"Money Market Funds Have Not Seen This Level Of Net Inflows Since Global Financial Crisis"

Late last month, we described a fascinating trend that is developing: the dash for cash ahead of the next market crash.

Here is what we said: 

"The Bank for International Settlements (BIS) warned over the weekend about an imminent financial crisis, while it was reported on Monday that billionaire hedge fund manager Paul Singer is building cash to take advantage of opportunities after the next crisis. On Tuesday morning, we noted how 200 institutions that manage a combined $4.1 trillion in assets, are becoming increasingly bearish ahead of 2020. Now Bloomberg is reporting that family offices around the world are stockpiling cash ahead of a market meltdown."

To confirm the continuation of this trend, Lipper Alpha Insight's fund asset groups, including mutual funds and ETFs, show 3Q net inflows of money market funds increased by $221.5 billion, and for the year, rose to $349.7 billion.

Senior research analyst at Lipper Pat Keon CFA said, "money market funds have not seen this level of net inflows since the global financial crisis." 

"The group's [money markets] net inflow for Q3 is its fourth-highest ever (Lipper began tracking this data in 1992), trailing only the three consecutive quarters at the start of the crisis—Q3 2007 (+$319.4 billion), Q4 2007 (+$272.4 billion), and Q1 2008 (+$347.7 billion)," Keon said.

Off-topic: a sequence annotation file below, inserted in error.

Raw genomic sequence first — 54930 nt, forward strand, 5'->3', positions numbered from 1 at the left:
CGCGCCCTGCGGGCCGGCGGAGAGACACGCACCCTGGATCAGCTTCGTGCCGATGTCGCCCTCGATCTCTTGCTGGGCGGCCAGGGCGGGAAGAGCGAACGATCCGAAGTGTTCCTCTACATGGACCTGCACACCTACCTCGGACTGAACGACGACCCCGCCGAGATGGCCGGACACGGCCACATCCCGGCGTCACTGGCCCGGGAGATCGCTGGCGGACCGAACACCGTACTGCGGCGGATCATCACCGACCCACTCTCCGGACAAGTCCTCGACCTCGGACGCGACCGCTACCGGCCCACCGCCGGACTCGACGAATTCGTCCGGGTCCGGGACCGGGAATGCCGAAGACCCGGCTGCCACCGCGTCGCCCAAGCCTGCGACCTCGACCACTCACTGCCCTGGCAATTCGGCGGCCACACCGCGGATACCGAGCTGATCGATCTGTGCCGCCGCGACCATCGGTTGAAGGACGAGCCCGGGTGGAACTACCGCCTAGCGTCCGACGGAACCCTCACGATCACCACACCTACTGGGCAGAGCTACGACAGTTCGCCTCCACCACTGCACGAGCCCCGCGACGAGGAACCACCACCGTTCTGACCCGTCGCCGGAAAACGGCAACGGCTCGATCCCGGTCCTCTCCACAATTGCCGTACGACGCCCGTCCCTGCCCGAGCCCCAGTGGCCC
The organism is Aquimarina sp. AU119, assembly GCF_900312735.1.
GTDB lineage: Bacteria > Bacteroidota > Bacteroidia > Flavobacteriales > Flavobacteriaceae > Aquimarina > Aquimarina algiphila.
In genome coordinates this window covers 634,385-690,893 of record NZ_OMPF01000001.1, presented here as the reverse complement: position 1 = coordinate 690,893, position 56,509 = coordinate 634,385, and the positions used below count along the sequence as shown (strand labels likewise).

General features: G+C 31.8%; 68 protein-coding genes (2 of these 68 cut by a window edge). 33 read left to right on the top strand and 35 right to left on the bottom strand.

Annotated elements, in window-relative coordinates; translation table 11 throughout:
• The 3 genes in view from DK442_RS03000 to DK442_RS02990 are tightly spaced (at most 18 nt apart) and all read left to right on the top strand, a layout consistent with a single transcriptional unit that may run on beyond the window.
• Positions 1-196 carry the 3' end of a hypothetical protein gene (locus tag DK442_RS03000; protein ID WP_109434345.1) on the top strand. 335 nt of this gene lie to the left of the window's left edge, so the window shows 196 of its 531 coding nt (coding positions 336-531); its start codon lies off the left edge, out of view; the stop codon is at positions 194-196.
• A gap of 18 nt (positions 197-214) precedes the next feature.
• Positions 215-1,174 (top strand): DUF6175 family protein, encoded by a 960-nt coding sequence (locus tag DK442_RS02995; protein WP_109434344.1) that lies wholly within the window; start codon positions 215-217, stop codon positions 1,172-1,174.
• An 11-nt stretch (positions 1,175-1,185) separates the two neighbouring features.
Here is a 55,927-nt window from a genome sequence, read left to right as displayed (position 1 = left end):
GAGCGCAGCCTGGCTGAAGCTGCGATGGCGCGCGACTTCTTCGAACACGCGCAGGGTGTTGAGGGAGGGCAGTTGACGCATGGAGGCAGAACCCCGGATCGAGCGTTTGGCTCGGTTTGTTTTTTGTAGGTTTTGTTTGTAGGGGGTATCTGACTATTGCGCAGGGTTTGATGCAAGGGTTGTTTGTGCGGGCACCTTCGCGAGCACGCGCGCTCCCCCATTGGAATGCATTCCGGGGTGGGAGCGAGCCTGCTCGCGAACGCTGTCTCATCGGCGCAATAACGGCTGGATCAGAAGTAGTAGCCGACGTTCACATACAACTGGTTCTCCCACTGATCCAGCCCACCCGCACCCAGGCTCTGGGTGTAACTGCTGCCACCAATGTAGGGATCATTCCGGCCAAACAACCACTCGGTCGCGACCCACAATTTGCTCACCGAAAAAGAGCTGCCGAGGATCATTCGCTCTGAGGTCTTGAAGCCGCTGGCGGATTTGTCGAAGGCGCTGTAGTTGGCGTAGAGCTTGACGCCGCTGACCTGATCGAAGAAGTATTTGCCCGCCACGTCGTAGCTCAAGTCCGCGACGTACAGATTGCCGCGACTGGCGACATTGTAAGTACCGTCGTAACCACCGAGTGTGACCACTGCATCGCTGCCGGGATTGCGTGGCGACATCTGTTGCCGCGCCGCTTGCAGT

And despite equity bulls on mainstream media telling their audience that stocks are cheap and the next bull market is about to start. Lipper shows a rather alarming trend in 3Q equity fund flows, one where net outflows were seen in stock funds by -$72.8 billion, and year to date net outflows of around -$125.6 billion. 

The dash for cash or at least plowing funds into low-risk investments, perhaps we can call this a defensive rotation, is that caution and fear are developing with recession threats surging ahead of the 2020 presidential election

Market participants are beginning to figure out about the inflation, industrial, and employment downturn in the economy. They will also soon understand that the Federal Reserve was ten months too late in their cut cycle. This means President Trump was right, and the Fed should have started cutting in Sept./Oct. 2018 when inflation turned lower. But any delay in cutting from when inflation turns lower -- usually results in policy error. 

We also learned last week of abysmal global PMIs (and US manufacturing's collapse to a standstill), along with disappointing service sector PMI in the US, indicating that the consumer might not save the day. 

On the surface, everything seems fine, President Trump is promoting jobs, and keep in mind jobs are laggard, but underneath it all, the economy is experiencing a rapid deceleration. Manufacturing is at 10-year lows, and services plunged to the weakest in 3 years. 

Globally, Composite PMIs are all trending down towards contraction. 

And it should become increasingly evident why cash is becoming king -- or at least why market participants are flooding into money markets. It's that they are becoming defensive ahead of the next downturn.